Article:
Open science round-up: December 2022

This month's guest editorial looks at the next steps for the UNESCO Recommendation on Open Science through 2023, and Jenice Goveas provides an overview of Open Science news from December in our regular monthly round-up.

Open science round-up: December 2022

One of the major Open Science stories of the past few years has been the development and adoption of the UNESCO Recommendation on Open Science. Ana Peršić of UNESCO tells us what’s next for the Recommendation’s implementation:

“We enter this New Year 2023 conscious of the urgent need for a more equal, fair and just world. The acceleration of the achievement of the Sustainable Development Goals and the implementation of the milestone climate change and biodiversity agreements that marked 2022 have set the ambitious global agenda to ensure a better future for generations to come. To be able to deliver on this agenda, the recently held World Science Forum called for a more equal, fair and just science to make a critical contribution. The only way for science to play a more decisive role in ensuring that resources, opportunities and benefits in society are accessible to all and are distributed in a fair manner is by a strong commitment to Open Science – commitment by all actors in the science ecosystem to advancing accessibility, equity, collaboration, transparency, inclusion and trust in the production, communication and use of science.

Today, with the UNESCO Recommendation on Open Science, negotiated and adopted in 2021 by 193 countries, we have a set of shared values and guiding principles, and a common roadmap to advance Open Science globally. Rallying behind and supporting the implementation of the UNESCO Recommendation on Open Science is an opportunity that cannot be missed.

To ensure that Open Science does not repeat the mistakes of the conventional closed science systems which have led to inequalities in participation in scientific processes and inequities in sharing of scientific progress and benefits, at UNESCO, we are working with multistakeholder Working Groups, open to all, to unpack key challenges and barriers in operationalizing open science, including its unintended consequences, across the world. In collaboration with the Working Groups and other partners, the UNESCO Open Science Toolkit is being produced to address these challenges and to support the implementation of the UNESCO Recommendation on Open Science.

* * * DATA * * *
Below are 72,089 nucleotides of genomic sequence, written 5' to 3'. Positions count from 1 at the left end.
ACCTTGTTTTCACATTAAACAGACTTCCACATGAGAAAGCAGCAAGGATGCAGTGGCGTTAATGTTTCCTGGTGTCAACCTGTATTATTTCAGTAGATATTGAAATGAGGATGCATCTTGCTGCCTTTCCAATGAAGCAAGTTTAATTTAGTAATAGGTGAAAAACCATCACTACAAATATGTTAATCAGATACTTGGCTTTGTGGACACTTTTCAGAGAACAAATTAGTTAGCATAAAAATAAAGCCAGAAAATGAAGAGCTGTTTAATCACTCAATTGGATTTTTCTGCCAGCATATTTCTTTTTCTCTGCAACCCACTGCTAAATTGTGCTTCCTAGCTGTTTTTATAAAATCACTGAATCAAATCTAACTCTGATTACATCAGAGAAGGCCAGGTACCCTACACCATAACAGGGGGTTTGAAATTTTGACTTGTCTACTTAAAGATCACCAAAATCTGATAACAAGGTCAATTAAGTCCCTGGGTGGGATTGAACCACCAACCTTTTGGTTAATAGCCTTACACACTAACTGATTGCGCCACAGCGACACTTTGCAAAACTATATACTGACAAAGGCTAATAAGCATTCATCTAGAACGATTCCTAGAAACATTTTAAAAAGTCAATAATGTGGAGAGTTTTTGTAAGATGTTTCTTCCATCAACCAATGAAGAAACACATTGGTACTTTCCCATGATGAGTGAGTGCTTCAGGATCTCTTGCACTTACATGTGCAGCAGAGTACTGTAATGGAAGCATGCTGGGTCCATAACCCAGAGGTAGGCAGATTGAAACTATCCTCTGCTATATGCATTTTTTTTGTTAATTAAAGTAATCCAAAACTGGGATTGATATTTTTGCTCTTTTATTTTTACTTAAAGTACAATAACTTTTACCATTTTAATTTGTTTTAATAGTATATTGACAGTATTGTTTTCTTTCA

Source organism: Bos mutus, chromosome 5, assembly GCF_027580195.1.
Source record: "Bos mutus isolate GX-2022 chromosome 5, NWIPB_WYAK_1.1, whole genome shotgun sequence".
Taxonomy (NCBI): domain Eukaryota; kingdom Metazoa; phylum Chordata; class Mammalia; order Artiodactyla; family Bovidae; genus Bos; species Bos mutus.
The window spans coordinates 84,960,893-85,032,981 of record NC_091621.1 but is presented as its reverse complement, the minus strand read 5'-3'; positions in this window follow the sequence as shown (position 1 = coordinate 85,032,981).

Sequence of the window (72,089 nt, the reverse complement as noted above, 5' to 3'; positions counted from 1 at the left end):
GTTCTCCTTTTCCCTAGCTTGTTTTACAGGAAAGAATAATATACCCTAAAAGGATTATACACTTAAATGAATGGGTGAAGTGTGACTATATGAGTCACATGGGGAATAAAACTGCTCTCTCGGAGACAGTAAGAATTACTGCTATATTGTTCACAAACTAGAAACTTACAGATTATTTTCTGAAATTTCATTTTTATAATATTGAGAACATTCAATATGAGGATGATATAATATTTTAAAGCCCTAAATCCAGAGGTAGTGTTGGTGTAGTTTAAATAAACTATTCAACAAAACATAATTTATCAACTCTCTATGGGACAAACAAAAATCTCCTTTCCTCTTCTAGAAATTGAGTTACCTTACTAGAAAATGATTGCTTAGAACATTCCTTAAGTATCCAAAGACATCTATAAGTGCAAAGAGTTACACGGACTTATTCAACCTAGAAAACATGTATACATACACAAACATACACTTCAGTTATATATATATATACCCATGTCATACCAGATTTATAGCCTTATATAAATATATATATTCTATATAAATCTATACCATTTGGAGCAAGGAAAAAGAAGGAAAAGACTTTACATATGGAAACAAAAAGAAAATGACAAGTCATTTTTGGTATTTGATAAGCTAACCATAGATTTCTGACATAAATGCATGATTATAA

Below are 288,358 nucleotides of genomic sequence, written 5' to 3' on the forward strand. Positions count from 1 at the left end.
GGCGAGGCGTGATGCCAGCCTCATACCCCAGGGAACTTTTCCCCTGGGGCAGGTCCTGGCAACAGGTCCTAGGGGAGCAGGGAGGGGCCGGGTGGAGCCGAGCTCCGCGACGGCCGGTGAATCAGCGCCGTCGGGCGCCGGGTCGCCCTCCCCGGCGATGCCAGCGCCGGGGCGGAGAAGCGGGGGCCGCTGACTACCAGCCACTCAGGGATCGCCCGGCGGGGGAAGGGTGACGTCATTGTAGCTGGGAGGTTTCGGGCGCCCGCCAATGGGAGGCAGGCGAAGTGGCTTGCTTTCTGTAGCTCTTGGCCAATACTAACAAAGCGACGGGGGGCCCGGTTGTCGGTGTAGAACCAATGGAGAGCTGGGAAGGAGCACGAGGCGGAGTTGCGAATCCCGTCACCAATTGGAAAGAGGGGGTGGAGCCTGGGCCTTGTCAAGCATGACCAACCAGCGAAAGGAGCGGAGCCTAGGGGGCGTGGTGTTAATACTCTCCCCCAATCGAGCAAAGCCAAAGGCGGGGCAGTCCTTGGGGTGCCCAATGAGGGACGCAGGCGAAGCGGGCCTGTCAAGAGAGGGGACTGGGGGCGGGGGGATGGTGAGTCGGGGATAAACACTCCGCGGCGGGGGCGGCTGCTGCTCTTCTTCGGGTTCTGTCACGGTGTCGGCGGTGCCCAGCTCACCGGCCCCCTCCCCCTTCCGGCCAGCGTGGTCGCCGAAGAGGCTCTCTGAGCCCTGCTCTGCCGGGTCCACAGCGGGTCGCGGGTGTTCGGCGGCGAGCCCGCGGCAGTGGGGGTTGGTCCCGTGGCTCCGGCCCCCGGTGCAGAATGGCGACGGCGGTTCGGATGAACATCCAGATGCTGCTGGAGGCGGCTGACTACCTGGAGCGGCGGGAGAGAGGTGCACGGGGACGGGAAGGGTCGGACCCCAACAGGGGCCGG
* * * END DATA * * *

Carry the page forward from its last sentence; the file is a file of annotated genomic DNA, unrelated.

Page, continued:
I would like to use this opportunity to invite the readers to use and disseminate the guides, factsheets and checklists contained in the Toolkit and to reiterate UNESCO’s invitation to the international scientific community through the Members of the International Science Council to join us in the work ahead.

Dr Ana Peršić is Programme Specialist at the Section of Science Technology Innovation Policy at the UNESCO Headquarters in Paris. An ecologist by training (Master in Ecological Sciences at the University of Padova, Italy and PhD in Ecotoxicology at the University of Paris South, France), Dr Ana Peršić joined UNESCO in April 2006 as Assistant Program Specialist serving the UNESCO’s Man and the Biosphere Programme within the Division of Ecological and Earth Sciences. She then served as Science Specialist at the UNESCO Liaison Office in New York from 2011 to 2018. Her work relates to strengthening the science-policy interface and the promotion of science technology and innovation in the implementation of the Sustainable Development Goals. Since 2019 her focus has been on open science – she coordinated the development of the UNESCO Recommendation on Open Science and is currently working towards its implementation.

Big stories in Open Science:

The Push for peer-reviewed preprints gains momentum:

Newly launched SCOAP3 for Books gains the support of CERN:

PLOS to partner on preprints with EarthArXiv for 2023

Crowdsourced peer review in scholarly publishing

China releases report on Open Access publishing landscape:

Strengthening Diamond Open Access in Europe:

Report on the state of journal production and access 2022 published:

Kyrgyzstan taking strides towards Open Access

The Global Open Culture Call to Action for Policymakers

Open Science Events and Opportunities:

Job Opportunities:

Our top ten open science reads:

  1. Building Blocks for a Scholarly Blog Archive
  2. Factors that hinder and promote open science in ecology research and education
  3. How Africa is overcoming ‘knowledge colonialism’
  4. On the culture of open access: the Sci-hub paradox
  5. Zlibrary’s demise and its consequence – how things stand at the moment
  6. Adding equity to transformative agreements and journal subscriptions 
  7. ‘Peer Community In’ May Accomplish What Open Access Could Not
  8. Australia and New Zealand face bumpy road to open access research
  9. Why we need open-source science innovation — not patents and paywalls
  10. It’s time for Canada to adopt open access for taxpayer-funded research too

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Image by HamZa NOUASRIA on Unsplash.


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